“Everything Is Interrelated”—Alexander von Humboldt and Our Nineteenth-Century German Connections
September 1, 2009 through January 9, 2010
The University of Texas at Arlington Library, Sixth Floor Central Library Special Collections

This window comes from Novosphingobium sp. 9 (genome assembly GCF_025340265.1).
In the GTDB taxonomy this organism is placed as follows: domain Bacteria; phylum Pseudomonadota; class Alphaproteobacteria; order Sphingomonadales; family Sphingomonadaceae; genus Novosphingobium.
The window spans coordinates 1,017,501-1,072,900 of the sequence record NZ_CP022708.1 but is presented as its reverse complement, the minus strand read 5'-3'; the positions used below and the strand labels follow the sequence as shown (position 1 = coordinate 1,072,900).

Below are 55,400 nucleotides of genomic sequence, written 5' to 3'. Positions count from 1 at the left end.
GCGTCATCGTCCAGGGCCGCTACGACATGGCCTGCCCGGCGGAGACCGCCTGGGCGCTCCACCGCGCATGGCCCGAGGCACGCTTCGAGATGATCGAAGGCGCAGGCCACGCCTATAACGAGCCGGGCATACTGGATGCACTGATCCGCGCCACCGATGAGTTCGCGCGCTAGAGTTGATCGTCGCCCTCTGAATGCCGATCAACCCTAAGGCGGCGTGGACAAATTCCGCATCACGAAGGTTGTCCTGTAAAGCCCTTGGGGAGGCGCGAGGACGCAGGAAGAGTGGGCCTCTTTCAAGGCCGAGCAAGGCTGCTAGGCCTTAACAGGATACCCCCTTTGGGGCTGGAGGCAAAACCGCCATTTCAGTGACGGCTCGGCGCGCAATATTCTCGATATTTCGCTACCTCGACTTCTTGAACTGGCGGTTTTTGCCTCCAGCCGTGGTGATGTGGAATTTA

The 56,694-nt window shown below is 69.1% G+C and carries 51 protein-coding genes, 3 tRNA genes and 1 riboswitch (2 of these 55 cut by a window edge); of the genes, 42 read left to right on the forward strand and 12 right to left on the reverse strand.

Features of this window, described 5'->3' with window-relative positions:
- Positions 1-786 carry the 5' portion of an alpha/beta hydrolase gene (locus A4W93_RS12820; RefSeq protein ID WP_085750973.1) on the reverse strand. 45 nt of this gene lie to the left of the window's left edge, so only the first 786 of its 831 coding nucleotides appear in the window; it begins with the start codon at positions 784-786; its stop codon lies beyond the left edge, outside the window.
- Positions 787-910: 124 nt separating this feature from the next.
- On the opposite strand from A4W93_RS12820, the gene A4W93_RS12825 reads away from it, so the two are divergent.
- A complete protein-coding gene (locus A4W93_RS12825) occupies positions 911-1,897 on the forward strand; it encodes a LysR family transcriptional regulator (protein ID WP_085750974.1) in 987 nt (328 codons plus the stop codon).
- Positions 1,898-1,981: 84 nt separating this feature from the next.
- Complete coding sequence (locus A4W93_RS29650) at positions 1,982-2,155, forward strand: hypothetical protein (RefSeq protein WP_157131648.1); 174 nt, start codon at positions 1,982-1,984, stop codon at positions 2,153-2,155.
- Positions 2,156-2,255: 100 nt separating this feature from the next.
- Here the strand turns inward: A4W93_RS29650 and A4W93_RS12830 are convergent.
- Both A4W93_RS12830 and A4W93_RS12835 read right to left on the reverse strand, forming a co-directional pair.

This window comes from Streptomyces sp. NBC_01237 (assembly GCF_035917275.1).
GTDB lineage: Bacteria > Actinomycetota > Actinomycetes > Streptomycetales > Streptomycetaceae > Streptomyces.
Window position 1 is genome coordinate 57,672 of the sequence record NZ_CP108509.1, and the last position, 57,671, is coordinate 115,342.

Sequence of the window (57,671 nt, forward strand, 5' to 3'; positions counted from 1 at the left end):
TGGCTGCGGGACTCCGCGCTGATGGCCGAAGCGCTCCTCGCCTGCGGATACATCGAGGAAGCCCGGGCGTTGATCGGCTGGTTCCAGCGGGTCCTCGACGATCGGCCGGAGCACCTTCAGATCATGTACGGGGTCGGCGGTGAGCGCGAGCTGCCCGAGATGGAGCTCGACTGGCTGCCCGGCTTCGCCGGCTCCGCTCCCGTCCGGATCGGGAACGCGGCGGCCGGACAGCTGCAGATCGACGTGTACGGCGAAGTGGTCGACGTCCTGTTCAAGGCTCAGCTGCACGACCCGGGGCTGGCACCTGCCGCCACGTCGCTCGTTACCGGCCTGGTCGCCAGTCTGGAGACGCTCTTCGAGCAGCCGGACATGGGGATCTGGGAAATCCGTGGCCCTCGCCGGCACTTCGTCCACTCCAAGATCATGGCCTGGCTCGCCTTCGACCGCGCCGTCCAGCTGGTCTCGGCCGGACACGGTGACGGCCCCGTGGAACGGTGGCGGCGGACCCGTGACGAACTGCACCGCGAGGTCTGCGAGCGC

In conjunction with the Texas Map Society’s Fall Meeting on October 3, 2009, The University of Texas at Arlington Library Special Collections commemorates the 150th anniversary of the death of Alexander von Humboldt by celebrating this remarkable man whose influence dominated United States’ exploration and cartography for more than half a century between the time of the Lewis & Clark Expedition and the American Civil War. Considered by some to be the last Renaissance man, Alexander von Humboldt possessed a brilliant capacity to promote his own research, to cultivate his own persona, and to connect peoples, places, things, facts, and ideas. For him everything was interrelated. This exhibit, drawn from UT Arlington Library’s Special Collections, Southern Methodist University’s DeGolyer Library, and other collections, focuses not only upon many of Humboldt’s own major publications, but also examines original works of the American Southwest, Mexico, and Texas by nineteenth-century German authors, cartographers, artists, and printmakers for evidence of direct connections with Humboldt and/or his ideas. Highlights include a rare manuscript copy of Humboldt’s map of New Spain, nineteenth-century German hand atlases with thematic maps of the United States, Texas, and Mexico, and printed panoramic views depicting the valley of the Humboldt River in Nevada and the German settlement of New Braunfels in Texas.